In a world of rapid technological and economic transition, it is now imperative that people engage in lifelong learning. The traditional model, in which people focus their learning on the years before age 25, then get a job and devote little attention to education thereafter, is rapidly becoming obsolete. In the contemporary world, people can expect to switch jobs, see whole sectors disrupted, and need to develop additional skills as a result of economic shifts. The type of work they do at age 30 likely will be substantially different from what they do at ages 40, 50, or 60.
As I argue in my new book, “The Future of Work: Robots, AI, and Automation,” it will be vital that people develop new capabilities throughout their lives. People will need to stay abreast of the latest developments and understand that employers look for different things at various times in an employee’s lifetime. Skills that might be perfectly suited for a certain period may become irrelevant, forcing individuals to update their abilities for a changing workforce.
Technological dislocations will increase the need for continuing education. According to a McKinsey Global Institute report, “about 60 percent of all occupations have at least 30 percent of activities that are technically automatable, based on currently demonstrated technologies. This means that most occupations will change, and more people will have to work with technology.” Those who are starting out in life or are early in their professional careers are likely to face employment instability and volatility. Disruption will be the hallmark of the future workforce.
In order to help young people adapt to the changing world, major reforms are needed in education. Distance learning, massive open online courses, and digital resources are changing the way in which teachers educate and students learn. Young people have grown up as “digital natives” and are at ease using technology in many aspects of their lives. They now expect schools and colleges to offer the latest digital tools and to incorporate their use into the curriculum.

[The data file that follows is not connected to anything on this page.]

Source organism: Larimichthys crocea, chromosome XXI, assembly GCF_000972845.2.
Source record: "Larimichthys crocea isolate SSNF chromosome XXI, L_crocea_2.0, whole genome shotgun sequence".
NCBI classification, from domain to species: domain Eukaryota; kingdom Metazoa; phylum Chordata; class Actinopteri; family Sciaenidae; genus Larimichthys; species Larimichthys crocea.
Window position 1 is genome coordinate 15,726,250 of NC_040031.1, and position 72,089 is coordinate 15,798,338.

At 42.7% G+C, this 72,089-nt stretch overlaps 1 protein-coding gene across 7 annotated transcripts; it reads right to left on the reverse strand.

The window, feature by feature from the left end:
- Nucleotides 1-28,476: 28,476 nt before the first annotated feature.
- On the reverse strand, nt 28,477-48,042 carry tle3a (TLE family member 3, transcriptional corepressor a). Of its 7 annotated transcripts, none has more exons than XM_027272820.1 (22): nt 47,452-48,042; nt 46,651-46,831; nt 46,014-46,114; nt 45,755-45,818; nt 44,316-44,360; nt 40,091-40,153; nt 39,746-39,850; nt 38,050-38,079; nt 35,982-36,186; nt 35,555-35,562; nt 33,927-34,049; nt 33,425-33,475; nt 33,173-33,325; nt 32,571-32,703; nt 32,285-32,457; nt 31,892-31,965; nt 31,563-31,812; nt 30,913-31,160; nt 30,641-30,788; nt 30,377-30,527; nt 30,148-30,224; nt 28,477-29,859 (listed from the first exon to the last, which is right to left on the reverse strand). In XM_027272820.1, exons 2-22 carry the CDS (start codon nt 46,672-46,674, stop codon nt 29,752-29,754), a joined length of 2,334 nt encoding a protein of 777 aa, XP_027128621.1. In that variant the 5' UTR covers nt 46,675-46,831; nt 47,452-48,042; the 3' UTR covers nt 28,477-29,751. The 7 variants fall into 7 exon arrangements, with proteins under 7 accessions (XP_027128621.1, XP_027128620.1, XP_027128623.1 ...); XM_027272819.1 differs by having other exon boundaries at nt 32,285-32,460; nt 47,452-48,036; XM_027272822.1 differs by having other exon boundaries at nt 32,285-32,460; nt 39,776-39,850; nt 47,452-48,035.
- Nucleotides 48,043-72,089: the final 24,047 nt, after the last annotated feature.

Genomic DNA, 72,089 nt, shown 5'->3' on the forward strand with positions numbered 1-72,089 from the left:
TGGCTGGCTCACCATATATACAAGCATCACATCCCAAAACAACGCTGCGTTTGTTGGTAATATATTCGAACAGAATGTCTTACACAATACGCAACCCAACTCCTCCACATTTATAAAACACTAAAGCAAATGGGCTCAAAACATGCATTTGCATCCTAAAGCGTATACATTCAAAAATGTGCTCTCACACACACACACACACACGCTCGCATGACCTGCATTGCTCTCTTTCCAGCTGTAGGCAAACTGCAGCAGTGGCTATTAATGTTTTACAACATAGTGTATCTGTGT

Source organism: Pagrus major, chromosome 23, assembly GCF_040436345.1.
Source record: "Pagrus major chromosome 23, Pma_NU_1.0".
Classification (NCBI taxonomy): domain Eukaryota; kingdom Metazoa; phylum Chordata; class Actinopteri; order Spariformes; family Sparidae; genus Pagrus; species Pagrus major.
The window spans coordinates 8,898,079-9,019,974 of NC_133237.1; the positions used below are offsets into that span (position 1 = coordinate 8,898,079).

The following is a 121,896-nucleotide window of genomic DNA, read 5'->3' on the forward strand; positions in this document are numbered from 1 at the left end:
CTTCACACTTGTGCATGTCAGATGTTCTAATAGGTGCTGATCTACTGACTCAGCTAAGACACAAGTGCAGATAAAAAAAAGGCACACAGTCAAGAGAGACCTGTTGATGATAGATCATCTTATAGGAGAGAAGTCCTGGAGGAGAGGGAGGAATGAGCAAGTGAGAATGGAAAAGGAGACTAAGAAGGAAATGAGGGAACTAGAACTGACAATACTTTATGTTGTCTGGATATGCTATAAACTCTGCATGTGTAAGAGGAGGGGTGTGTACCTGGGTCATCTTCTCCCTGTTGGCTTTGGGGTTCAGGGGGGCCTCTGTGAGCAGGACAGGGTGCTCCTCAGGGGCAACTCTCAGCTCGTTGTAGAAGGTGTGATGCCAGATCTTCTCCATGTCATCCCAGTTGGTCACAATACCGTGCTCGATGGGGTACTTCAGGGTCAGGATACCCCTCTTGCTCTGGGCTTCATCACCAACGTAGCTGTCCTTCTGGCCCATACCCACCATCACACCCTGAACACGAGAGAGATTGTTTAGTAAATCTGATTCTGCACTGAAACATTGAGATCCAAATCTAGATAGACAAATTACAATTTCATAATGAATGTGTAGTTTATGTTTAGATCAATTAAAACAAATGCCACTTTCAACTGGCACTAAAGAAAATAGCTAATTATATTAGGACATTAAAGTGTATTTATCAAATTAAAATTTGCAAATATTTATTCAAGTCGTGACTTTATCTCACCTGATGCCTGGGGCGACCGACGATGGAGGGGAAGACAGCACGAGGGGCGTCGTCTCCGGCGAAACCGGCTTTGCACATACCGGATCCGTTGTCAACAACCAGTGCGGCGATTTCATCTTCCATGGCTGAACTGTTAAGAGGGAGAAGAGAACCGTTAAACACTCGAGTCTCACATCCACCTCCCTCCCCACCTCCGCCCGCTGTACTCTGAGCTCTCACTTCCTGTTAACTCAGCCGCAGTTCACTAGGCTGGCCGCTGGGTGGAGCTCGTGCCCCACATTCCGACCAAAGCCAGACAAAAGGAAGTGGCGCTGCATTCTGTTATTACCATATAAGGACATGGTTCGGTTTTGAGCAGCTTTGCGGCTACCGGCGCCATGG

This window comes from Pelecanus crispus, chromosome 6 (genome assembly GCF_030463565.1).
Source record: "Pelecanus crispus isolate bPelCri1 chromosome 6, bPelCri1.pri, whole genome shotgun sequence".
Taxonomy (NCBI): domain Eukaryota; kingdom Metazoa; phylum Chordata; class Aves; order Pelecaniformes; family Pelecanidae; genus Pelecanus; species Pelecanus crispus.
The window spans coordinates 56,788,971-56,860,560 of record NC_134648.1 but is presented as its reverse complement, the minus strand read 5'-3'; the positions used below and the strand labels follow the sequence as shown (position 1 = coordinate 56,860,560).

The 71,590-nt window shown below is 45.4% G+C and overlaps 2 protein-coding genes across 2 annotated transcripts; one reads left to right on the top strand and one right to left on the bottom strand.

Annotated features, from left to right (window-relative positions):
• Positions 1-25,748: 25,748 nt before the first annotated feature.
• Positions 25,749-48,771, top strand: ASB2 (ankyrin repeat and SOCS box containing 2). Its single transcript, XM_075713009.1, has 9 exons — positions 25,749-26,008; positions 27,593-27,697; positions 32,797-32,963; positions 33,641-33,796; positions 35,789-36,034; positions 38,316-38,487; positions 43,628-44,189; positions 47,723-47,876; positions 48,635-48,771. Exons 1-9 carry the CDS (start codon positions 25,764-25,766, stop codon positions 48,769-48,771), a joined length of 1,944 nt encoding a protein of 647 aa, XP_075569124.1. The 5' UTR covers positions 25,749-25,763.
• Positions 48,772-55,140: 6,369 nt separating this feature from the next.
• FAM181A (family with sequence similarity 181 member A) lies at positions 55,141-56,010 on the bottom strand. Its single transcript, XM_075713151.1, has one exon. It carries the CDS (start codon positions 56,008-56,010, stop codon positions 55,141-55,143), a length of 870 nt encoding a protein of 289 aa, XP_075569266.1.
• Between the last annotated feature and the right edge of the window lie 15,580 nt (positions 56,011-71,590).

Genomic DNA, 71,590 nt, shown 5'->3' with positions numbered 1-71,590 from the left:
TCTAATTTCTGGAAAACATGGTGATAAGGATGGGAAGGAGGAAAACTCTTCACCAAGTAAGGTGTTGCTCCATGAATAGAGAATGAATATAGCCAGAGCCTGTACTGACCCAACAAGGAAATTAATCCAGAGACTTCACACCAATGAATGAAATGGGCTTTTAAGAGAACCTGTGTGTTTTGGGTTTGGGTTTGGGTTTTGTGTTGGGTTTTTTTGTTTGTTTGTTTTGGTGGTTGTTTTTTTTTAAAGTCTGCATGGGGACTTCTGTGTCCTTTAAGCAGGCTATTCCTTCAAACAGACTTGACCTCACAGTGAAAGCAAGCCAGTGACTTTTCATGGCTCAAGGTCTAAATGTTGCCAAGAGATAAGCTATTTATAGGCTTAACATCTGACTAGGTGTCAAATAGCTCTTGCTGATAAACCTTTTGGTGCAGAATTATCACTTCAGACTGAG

At the same time, schools need to become more creative in how they offer instruction. As an example, some educational programs are innovating through video games that incorporate math or science puzzles into instruction. In one example, players are required to answer substantive questions in order to advance through an educational video game; those who are successful earn points and win the game. This combination of video gaming and education represents a potent form of digital learning.
Smartphones and mobile tablets also are changing how people get information and engage in a variety of activities. Mobile devices bring information and transactions to people’s fingertips 24 hours a day. Through their convenience and accessibility, these products make it easy to engage in activities that used to require visits to physical facilities.
Through these and other tools, people will have the means to acquire new skills at every stage of their lives. Community colleges, private businesses, and distance learning all will have roles to play in workforce development because the disruptions likely will be large enough that no one channel will be sufficient in itself. It will take the efforts of every sector–government, business, and civil society–to provide skills that serve individuals over the course of the job shifts. That will include everything from coding and software development to design and machine-human interfaces. Those entering or re-entering the workforce will need soft and hard skills that put them in a solid position for shifts from company-to-company and sector-to-sector. In a period of rapid change, people have to understand that new skills acquisition is vital in order to cope with an era of economic disruption.
The Brown Center Chalkboard launched in January 2013 as a weekly series of new analyses of policy, research, and practice relevant to U.S. education.
In July 2015, the Chalkboard was re-launched as a Brookings blog in order to offer more frequent, timely, and diverse content. Contributors to both the original paper series and current blog are committed to bringing evidence to bear on the debates around education policy in America.
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